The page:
Ground Driving Horse Training Florida

by Jennifer on January 9, 2013

A thorough education in ground driving is a big help for horses, and I find this to be true whether they have been ridden up to that point of training, or not. The handler also derives a great benefit because it is through a knowledge of how to ground drive successfully, that his or her connection to that particular horse’s point of view can easily expand into a deeper, more reliable communication.

Ground-driving is one of the best ways to teach “whoa” and “back,” to teach a youngster to listen for your signals, and to turn right and left with subtle rein pressure. All this can be done before he’s mature enough to even carry a rider.

A young horse thoroughly trained to ground-drive is often a safer animal when the time arrives for that first ride. He already thoroughly knows the basics of impulsion and direction, and he’s been taught a positive “whoa.” He’s become entirely used to long reins rubbing his rear, to sounds behind him, to the slapping of stirrup leather and the press of the cinch as he moves.

Care must be taken to ensure that the horse you are preparing to be driven from the ground respects you, and has an interest in understanding what you mean by what you do. This will be evident from his responses. If the horse is fearful, or lacks a solid foundation in the basics, then time should first be spent with the horse to create common ground through feel-based exercises. This way, accidents related to misunderstanding can be avoided altogether.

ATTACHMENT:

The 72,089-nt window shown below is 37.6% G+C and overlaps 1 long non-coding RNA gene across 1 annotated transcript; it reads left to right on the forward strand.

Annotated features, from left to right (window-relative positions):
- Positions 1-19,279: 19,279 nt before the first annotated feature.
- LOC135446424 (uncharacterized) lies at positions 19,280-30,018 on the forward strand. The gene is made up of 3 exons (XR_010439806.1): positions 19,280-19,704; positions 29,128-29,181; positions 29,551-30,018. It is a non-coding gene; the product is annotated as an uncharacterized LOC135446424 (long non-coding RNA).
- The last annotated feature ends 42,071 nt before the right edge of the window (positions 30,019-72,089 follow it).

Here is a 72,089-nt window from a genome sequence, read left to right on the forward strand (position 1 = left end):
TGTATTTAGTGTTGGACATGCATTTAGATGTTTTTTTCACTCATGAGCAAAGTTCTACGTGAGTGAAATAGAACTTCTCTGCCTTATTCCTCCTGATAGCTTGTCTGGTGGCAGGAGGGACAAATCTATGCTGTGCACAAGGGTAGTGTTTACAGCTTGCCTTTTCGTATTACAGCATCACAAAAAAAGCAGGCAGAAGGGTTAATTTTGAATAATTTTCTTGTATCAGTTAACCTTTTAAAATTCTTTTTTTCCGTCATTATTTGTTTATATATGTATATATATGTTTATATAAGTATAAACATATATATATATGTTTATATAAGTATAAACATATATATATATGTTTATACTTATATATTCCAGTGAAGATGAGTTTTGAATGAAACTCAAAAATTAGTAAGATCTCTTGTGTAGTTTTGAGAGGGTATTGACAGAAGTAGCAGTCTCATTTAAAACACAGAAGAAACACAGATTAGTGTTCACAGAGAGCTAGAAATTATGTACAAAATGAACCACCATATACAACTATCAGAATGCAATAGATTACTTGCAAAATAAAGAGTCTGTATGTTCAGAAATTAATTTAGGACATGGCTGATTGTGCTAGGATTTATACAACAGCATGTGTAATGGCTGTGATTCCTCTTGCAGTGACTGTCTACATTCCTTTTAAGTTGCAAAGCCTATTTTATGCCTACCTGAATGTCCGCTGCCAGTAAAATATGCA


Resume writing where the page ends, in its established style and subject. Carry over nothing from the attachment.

The basics that need to be in place before you present ground school exercises to your horse with two long lines.

CHECKLIST:  In hand, on a lead, and also on the longe line, is the horse able to start, stop, go forward, backwards, left and right? Can he do these things easily and calmly when you ask, and not before, or too much later?  Can he raise and lower the root of his neck? Can he lift each hoof in your hand, simply for the asking? Dose he tolerate ropes behind him, can they touch his back legs? Can You swing a rope beside, all around and behind him? Can you stand behind him safely with no fear from your horse? Can you touch every Part of his body with no issues?  In short, does he understand you clearly and does he respond to your request for these maneuvers and transitions respectfully and confidently?

When these elements are in place, your student, the horse, has a much better idea how to integrate the small pieces that comprise ground driving into the results you hope for.  It is important to present each point slowly and carefully so that his ground driving skills develop in a logical order, as this will ensure your safety.

Tack You’ll Need
Your tack room probably already contains most of what you’ll need to ground-drive your young horse. A training surcingle is inexpensive and handy, but certainly not required. With many D-rings, the surcingle allows several options in adjusting the angle of the driving reins.

But a pack saddle, will do just fine, as will an everyday Western saddle. Driving reins, long straps with snaps on the end, are fine, if available. If not, two light longe lines will work as reins. It’s also easy to make up a pair with light poly ropes, perhaps 25 feet in length, a snap eye-spliced into the end of each.